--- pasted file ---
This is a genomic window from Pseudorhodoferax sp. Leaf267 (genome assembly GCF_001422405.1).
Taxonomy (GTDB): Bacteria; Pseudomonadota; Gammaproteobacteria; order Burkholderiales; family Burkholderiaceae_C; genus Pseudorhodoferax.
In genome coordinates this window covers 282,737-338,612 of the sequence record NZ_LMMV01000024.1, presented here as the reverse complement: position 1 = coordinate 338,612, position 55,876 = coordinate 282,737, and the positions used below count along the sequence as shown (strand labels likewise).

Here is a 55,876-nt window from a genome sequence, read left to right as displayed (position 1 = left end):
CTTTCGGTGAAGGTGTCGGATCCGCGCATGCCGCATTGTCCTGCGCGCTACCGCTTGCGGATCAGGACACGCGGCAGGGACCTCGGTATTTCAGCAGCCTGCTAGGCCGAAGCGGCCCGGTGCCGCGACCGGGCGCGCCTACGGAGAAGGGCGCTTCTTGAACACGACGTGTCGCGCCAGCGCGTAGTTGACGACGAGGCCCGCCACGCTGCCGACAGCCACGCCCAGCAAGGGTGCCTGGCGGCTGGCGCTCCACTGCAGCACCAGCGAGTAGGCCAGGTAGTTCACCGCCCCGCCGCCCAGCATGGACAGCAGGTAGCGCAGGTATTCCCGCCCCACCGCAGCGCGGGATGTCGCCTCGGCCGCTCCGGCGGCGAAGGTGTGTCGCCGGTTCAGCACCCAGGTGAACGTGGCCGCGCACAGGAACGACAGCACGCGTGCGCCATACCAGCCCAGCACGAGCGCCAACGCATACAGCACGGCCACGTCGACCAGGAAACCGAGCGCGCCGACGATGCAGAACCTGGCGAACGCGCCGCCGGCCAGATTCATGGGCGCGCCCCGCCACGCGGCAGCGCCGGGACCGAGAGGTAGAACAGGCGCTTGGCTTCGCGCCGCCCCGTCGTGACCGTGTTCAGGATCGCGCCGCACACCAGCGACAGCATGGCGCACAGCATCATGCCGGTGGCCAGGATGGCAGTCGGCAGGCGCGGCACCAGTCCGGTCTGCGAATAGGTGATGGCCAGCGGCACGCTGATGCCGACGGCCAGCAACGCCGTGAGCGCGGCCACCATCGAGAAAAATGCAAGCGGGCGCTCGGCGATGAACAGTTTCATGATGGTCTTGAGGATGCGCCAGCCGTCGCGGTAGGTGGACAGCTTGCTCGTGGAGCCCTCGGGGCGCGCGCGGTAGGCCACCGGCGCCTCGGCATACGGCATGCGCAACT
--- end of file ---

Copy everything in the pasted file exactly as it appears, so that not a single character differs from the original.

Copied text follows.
This is a genomic window from Pseudorhodoferax sp. Leaf267 (genome assembly GCF_001422405.1).
Taxonomy (GTDB): Bacteria; Pseudomonadota; Gammaproteobacteria; order Burkholderiales; family Burkholderiaceae_C; genus Pseudorhodoferax.
In genome coordinates this window covers 282,737-338,612 of the sequence record NZ_LMMV01000024.1, presented here as the reverse complement: position 1 = coordinate 338,612, position 55,876 = coordinate 282,737, and the positions used below count along the sequence as shown (strand labels likewise).

Here is a 55,876-nt window from a genome sequence, read left to right as displayed (position 1 = left end):
CTTTCGGTGAAGGTGTCGGATCCGCGCATGCCGCATTGTCCTGCGCGCTACCGCTTGCGGATCAGGACACGCGGCAGGGACCTCGGTATTTCAGCAGCCTGCTAGGCCGAAGCGGCCCGGTGCCGCGACCGGGCGCGCCTACGGAGAAGGGCGCTTCTTGAACACGACGTGTCGCGCCAGCGCGTAGTTGACGACGAGGCCCGCCACGCTGCCGACAGCCACGCCCAGCAAGGGTGCCTGGCGGCTGGCGCTCCACTGCAGCACCAGCGAGTAGGCCAGGTAGTTCACCGCCCCGCCGCCCAGCATGGACAGCAGGTAGCGCAGGTATTCCCGCCCCACCGCAGCGCGGGATGTCGCCTCGGCCGCTCCGGCGGCGAAGGTGTGTCGCCGGTTCAGCACCCAGGTGAACGTGGCCGCGCACAGGAACGACAGCACGCGTGCGCCATACCAGCCCAGCACGAGCGCCAACGCATACAGCACGGCCACGTCGACCAGGAAACCGAGCGCGCCGACGATGCAGAACCTGGCGAACGCGCCGCCGGCCAGATTCATGGGCGCGCCCCGCCACGCGGCAGCGCCGGGACCGAGAGGTAGAACAGGCGCTTGGCTTCGCGCCGCCCCGTCGTGACCGTGTTCAGGATCGCGCCGCACACCAGCGACAGCATGGCGCACAGCATCATGCCGGTGGCCAGGATGGCAGTCGGCAGGCGCGGCACCAGTCCGGTCTGCGAATAGGTGATGGCCAGCGGCACGCTGATGCCGACGGCCAGCAACGCCGTGAGCGCGGCCACCATCGAGAAAAATGCAAGCGGGCGCTCGGCGATGAACAGTTTCATGATGGTCTTGAGGATGCGCCAGCCGTCGCGGTAGGTGGACAGCTTGCTCGTGGAGCCCTCGGGGCGCGCGCGGTAGGCCACCGGCGCCTCGGCATACGGCATGCGCAACT